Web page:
Battle meaning

băt'l
To engage in or as if in battle.
verb
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To fight against.

Battled the enemy; battled cancer.

verb
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Armed fighting; combat or war.
noun
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The definition of a battle is a fight or conflict with or without weapons.

An alcoholic trying to stay sober is an example of a battle with alcoholism.

The British-American War of 1812 is an example of a famous battle.

noun
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A fight, esp. a large-scale engagement, between armed forces on land, at sea, or in the air.
noun
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Any fight or struggle; conflict.
noun
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A battalion.
noun
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To oppose as in a battle; fight.
verb
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To try to overcome; struggle against or contend with.

A patient battling cancer.

verb
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To take part in a battle; fight.
verb
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To struggle; contend.
verb
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To build battlements on.
verb
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(UK dialectal, chiefly Scotland, Northern England, agriculture) Improving; nutritious; fattening.

Battle grass, battle pasture.

adjective
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(UK dialectal, chiefly Scotland, Northern England) Fertile; fruitful.

Battle soil, battle land.

adjective
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(UK dialectal, chiefly Scotland, Northern England) To nourish; feed.
verb
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(UK dialectal, chiefly Scotland, Northern England) To render fertile or fruitful, as in soil.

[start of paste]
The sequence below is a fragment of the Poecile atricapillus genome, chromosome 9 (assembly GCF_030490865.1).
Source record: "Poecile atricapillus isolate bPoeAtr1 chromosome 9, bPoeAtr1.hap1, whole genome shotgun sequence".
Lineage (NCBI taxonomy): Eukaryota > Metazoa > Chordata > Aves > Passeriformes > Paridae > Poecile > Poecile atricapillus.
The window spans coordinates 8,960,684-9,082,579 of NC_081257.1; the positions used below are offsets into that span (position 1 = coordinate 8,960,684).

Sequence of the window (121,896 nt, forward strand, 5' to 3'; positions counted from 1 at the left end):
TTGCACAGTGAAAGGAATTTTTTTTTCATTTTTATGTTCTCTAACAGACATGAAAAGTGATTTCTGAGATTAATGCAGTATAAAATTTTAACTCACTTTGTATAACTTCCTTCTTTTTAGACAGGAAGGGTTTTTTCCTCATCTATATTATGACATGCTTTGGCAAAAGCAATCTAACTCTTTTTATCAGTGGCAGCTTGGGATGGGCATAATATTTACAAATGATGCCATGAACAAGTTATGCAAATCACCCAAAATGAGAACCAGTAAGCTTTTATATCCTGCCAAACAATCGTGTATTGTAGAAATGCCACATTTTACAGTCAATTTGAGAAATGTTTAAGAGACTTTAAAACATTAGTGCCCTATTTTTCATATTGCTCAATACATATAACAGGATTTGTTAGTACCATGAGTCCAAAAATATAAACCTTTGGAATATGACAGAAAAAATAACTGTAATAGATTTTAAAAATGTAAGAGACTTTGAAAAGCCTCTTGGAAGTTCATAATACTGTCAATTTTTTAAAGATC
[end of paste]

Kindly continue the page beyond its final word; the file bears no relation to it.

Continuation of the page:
verb
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To fight or struggle against something.

She has been battling against cancer for years.

verb
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A general action, fight, or encounter, in which all the divisions of an army are or may be engaged; an engagement; a combat.
noun
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(now rare) A division of an army; a battalion.
noun
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(intransitive) To join in battle; to contend in fight; as, to battle over theories.
verb
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To assail in battle; to fight.
verb
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A habitational surname​ from places in England that have been sites of a battle.
pronoun
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A town in East Sussex, supposed site of the Battle of Hastings.
pronoun
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Battle is defined as to fight someone or something with or without weapons.

An example of a person who battles is one who has a video game match with a friend.

A person who has cancer and is doing everything they can to beat it is an example of someone who battles their disease.

verb
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A match between two combatants.

Trial by battle.

noun
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The battle of life.

noun
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give battle
  • To engage in battle; fight.
idiom
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Idioms and Phrasal Verbs

Origin of battle

  • Middle English batel from Old French bataille from Vulgar Latin battālia from Late Latin battuālia fighting and fencing exercises from Latin battuere to beat
    From American Heritage Dictionary of the English Language, 5th Edition
  • From Early Modern English batell, probably from Middle English *batel (“flourishing”), from Old English *batol (“improving, tending to be good”), from batian (“to get better, improve”), from Proto-Germanic *batōną, *bōtijaną (“to improve, atone, be favourable”), from Proto-Indo-European *bʰAd- (“good”) +‎ -le. Related to North Frisian bate, baatsje (“to get better”), Dutch baten (“to benefit, avail, profit”), Low German batten (“to be sly”). Compare batten (“to improve, become better, fatten, flourish”). More at better.
    From Wiktionary
  • From Middle English batel, from Old French bataille, from Vulgar Latin *battālia, from Late Latin battuālia (“fighting and fencing exercises”), from Latin battuō (“to strike, beat”), from Gaulish (compare Welsh bathu (“to strike money, coin, mint”)), from Proto-Indo-European *bhau(t)- (“to knock”) (compare Latin fatuus (“silly, knocked silly”), Gothic (bauþs, “deaf, numb, dumbstruck”)).
    From Wiktionary
  • Displaced native Old English hild (“battle”), Old English beadu (“battle, war”).
    From Wiktionary